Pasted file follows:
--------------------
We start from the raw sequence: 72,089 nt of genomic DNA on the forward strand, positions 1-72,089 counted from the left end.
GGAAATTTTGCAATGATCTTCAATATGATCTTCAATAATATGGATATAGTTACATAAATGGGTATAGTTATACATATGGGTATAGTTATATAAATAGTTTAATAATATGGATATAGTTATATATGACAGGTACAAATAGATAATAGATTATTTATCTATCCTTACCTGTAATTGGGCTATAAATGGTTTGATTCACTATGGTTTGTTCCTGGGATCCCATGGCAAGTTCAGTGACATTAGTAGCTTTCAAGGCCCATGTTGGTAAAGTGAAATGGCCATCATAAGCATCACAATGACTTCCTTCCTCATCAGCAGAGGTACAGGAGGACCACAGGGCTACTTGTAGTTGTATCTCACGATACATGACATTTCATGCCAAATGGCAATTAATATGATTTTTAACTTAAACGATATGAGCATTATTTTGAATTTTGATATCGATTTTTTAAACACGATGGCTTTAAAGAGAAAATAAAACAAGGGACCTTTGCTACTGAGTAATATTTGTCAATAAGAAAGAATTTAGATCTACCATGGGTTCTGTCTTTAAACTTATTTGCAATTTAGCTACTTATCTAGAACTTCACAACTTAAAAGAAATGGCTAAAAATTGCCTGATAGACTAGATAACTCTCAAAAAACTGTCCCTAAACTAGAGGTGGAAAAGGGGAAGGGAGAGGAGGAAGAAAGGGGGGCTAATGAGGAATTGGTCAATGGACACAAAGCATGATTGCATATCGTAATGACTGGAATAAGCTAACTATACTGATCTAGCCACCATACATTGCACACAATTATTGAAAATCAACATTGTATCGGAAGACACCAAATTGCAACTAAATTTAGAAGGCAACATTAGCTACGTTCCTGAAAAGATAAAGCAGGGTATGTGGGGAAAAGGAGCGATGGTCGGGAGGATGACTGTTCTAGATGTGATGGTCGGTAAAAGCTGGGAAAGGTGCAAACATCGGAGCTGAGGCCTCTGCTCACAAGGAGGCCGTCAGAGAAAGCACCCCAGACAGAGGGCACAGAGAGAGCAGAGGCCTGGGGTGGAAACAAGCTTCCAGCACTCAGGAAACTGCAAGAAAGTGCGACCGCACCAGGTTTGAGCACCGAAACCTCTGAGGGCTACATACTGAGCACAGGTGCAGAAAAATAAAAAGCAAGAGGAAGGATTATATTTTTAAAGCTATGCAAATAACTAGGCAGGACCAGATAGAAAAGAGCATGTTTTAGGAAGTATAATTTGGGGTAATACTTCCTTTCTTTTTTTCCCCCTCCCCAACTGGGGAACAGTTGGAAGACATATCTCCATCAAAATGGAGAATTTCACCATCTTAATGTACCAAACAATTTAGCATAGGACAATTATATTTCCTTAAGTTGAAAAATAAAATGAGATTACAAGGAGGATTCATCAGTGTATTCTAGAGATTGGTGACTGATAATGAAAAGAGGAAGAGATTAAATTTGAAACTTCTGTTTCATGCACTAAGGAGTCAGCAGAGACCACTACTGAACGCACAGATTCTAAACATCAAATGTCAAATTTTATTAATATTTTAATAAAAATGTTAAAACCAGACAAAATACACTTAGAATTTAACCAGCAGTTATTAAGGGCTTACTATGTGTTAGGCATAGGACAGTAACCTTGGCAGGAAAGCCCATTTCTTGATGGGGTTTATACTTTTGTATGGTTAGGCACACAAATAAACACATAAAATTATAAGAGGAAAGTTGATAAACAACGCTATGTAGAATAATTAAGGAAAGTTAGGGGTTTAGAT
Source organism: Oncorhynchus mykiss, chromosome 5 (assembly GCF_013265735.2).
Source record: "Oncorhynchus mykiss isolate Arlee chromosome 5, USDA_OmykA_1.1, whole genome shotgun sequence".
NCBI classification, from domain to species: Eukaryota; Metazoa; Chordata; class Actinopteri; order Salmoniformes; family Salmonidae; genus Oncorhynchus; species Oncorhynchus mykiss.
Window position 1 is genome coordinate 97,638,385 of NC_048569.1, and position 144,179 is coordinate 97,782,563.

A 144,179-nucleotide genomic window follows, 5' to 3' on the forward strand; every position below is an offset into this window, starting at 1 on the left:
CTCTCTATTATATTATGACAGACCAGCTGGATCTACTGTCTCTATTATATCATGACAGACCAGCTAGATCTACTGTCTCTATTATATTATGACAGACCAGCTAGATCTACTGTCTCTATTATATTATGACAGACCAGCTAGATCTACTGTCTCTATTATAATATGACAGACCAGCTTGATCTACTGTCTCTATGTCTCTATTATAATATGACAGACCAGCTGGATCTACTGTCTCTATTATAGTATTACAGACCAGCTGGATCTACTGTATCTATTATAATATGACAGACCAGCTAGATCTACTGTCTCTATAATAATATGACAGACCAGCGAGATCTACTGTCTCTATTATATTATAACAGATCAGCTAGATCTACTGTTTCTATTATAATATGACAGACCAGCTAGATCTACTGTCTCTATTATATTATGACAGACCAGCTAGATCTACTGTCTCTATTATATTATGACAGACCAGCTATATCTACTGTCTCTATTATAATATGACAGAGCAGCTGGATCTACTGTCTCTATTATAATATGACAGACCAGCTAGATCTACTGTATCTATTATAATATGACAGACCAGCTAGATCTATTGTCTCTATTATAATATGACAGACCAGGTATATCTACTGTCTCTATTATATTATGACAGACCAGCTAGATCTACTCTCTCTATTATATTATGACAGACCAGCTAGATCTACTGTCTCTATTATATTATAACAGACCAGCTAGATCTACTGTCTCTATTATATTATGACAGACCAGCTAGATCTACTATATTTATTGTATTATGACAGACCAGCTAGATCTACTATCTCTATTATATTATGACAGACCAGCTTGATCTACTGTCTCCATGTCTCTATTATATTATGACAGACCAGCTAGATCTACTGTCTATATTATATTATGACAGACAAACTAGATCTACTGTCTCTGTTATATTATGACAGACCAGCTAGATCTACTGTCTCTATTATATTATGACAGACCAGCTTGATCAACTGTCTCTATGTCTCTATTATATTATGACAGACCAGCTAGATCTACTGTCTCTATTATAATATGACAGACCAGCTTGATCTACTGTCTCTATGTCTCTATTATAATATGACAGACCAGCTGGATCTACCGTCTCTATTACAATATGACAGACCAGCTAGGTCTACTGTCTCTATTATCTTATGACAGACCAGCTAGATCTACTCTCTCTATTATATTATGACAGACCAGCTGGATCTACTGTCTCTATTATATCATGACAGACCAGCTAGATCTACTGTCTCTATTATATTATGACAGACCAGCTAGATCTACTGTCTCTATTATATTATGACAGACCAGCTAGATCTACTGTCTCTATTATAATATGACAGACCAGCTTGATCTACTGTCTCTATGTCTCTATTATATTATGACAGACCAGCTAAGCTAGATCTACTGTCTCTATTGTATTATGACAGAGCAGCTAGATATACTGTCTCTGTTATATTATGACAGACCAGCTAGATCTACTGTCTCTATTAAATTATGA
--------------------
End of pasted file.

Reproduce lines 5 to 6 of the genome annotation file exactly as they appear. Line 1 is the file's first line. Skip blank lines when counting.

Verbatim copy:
NCBI classification, from domain to species: Eukaryota; Metazoa; Chordata; class Actinopteri; order Salmoniformes; family Salmonidae; genus Oncorhynchus; species Oncorhynchus mykiss.
Window position 1 is genome coordinate 97,638,385 of NC_048569.1, and position 144,179 is coordinate 97,782,563.